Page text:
Caroline Glick

Since 2003 the administration has put all its eggs in Abbas's basket. No amount of evidence of Fatah's direct involvement in terrorism against Israel could convince Bush and Secretary of State Condoleezza Rice to change their view that Abbas is a "moderate" who is willing to make peace with Israel.

The US has showered him with money, arms and legitimacy and forced Israel to do the same. And in Mecca last weekend, Abbas showed that he has played Bush for a fool. Not only did he agree not to fight against Hamas or disarm it. By accepting an agreement which does not include recognition of Israel's right to exist, Abbas demonstrated that there is no significant difference between Fatah and Hamas in terms of their commitment to bring about Israel's destruction.

Yet as with North Korea, here too, the Bush administration has chosen to pretend that in failing it has succeeded. Rather than distance herself from Abbas, Rice insists on going ahead with the scheduled three-way summit with Abbas and Prime Minister Ehud Olmert on Monday.

It is possible that there is more here than meets the eye. It is possible for instance that the US is willing to take a few hits in order to clear its deck of nuisances so that it can concentrate on the greatest danger to global security. Perhaps the Bush administration is appeasing North Korea by buying it off and appeasing the Arabs and Europeans by being nice to the Palestinians in order to buy time to deal with Iran.

But if this is the game that the Americans are playing, it is a dangerous one. In the first instance, there is no assurance that their concessions will buy them any time at all. The North Koreans have already disavowed their supposed pledge to seal the Yangbyon installation and allow free access to international inspectors. Similarly, by meeting with Abbas next week, Rice may be opening the US to Palestinian extortion.

Thursday Abbas announced that he is postponing the public address that he was supposed to give describing the unity deal with Hamas until after the summit with Olmert and Rice. In so doing, he is paving the way for a post-summit public denunciation of the US and Israel which will seal his agreement to subordinate himself and Fatah to Hamas.

BUT ASSUMING that the US is in fact playing for time, and assuming that it gets the time it seeks, it is far from clear that it will use that time wisely.

Today positive and negative indicators regarding the nature and outcome of a US confrontation with Iran run together and so forecasting the likely form and outcome of the contest is all but impossible.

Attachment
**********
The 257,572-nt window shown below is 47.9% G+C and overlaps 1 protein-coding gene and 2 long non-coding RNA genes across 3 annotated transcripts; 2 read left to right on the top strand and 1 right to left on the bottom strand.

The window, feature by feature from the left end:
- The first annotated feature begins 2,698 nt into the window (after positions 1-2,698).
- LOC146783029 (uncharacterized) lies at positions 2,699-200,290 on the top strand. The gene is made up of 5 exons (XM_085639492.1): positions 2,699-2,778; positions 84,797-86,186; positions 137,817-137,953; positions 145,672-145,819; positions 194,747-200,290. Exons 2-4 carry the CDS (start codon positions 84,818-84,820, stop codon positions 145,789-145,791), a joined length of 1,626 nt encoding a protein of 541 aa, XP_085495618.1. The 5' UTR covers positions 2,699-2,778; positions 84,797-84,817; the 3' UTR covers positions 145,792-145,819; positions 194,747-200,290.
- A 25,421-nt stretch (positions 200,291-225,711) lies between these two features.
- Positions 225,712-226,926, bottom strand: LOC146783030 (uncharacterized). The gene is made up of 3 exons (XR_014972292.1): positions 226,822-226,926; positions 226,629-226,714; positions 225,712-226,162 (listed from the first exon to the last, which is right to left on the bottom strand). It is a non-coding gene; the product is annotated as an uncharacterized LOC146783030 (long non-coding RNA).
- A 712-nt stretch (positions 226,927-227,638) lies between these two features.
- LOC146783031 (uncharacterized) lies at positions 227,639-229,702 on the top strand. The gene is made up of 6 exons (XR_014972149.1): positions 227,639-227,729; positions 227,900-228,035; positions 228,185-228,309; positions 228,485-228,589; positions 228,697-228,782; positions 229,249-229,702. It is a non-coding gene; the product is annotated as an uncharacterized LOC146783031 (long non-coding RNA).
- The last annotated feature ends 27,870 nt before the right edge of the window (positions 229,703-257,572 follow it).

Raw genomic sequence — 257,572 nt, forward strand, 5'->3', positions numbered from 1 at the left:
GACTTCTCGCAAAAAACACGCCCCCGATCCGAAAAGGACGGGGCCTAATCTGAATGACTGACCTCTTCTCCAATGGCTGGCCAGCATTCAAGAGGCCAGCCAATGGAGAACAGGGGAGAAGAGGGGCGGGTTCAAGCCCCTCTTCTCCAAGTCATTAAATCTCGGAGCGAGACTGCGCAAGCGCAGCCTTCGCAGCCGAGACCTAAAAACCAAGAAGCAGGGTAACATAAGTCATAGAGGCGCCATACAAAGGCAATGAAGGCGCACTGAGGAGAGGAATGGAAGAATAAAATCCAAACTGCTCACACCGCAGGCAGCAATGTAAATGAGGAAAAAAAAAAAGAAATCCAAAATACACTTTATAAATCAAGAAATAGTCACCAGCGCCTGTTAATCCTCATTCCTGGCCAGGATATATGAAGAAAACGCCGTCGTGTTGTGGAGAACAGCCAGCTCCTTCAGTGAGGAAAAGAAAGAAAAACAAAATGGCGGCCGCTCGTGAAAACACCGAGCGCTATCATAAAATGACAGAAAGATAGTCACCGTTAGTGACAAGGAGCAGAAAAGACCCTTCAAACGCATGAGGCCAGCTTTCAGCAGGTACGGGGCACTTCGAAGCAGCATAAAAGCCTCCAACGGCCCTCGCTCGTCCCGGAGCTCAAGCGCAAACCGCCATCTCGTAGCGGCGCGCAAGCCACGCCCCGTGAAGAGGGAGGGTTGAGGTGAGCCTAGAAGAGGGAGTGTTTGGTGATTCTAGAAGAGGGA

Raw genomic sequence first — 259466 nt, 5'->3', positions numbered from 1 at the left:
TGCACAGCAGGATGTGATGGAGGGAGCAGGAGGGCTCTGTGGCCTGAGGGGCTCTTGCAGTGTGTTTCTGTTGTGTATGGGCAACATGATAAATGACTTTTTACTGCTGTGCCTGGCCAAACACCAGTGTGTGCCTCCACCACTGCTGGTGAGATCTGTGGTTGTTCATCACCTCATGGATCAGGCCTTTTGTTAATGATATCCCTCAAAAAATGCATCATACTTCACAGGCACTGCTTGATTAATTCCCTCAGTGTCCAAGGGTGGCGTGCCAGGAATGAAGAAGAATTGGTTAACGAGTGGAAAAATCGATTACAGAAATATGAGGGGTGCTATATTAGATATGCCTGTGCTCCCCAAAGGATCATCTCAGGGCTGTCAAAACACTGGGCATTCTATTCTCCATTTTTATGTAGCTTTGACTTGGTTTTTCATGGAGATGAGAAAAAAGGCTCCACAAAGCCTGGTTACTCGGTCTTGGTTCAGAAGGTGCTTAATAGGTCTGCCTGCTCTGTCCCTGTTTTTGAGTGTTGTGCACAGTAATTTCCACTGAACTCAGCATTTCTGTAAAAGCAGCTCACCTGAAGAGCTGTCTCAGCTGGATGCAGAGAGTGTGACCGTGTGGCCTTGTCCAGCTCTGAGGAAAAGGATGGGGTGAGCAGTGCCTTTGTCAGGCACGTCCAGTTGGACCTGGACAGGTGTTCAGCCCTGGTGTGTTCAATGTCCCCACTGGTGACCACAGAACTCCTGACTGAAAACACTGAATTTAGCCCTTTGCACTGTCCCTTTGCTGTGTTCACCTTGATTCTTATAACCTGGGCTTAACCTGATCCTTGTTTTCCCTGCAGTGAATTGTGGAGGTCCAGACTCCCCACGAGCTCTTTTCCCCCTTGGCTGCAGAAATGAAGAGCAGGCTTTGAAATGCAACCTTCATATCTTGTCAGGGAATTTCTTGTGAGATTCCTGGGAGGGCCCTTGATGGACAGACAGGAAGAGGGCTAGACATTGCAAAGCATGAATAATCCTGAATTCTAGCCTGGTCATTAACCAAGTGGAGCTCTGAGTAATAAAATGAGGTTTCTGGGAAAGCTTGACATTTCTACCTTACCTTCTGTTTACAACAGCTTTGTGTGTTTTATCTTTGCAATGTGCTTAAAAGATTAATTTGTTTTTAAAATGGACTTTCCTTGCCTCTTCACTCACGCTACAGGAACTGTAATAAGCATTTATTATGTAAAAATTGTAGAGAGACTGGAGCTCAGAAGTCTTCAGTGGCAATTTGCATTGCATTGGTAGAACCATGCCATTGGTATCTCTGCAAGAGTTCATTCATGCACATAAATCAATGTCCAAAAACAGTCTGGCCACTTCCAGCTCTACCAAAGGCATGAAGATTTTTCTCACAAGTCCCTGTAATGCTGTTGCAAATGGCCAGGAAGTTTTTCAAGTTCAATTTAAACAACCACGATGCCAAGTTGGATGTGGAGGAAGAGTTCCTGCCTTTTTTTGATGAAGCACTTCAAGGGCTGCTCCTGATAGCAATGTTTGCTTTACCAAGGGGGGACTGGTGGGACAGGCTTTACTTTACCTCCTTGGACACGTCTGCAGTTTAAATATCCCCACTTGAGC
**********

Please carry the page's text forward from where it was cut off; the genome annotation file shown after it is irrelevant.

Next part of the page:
On the one hand, the US is beginning to openly target Iranian agents and assets in Iraq. This limited move has been enough to unnerve Iranian leaders who apparently fear that it is but the first step towards an all-out American offensive against Iran.

Their fears are also raised by the US naval buildup in the Persian Gulf, the Iraqi government's announcement that it is sealing its borders with Iran and Syria, and the build-up of NATO forces near the Afghan border with Iran.

Economically, the pressure that the US has been exerting on European and Asian oil companies to curtail their operations in Iran is beginning to pay off. Tuesday The New York Times reported that the Iranian economy, which is completely dependent on oil and gas exports, is beginning to show signs of distress. Without foreign assistance, the Iranians cannot long maintain their current export rate or develop their reserve capacity. This shortfall will force the regime to curtail government subsidies of gas and oil prices and so encourage civil unrest.

The regime's fear of unrest grows by the day as the regime itself shows increased signs of disintegration. With the supreme leader Ali Khamenei reportedly suffering from the late stages of cancer, Iran expert Michael Ledeen reported this week that factional fighting for succession between forces loyal to President Mahmoud Ahmadinejad and forces loyal to former president and leader of the powerful Guardians Council Hashemi Rafsanjani is gaining momentum. The succession battle has engulfed the ayatollahs who are themselves turning against one another.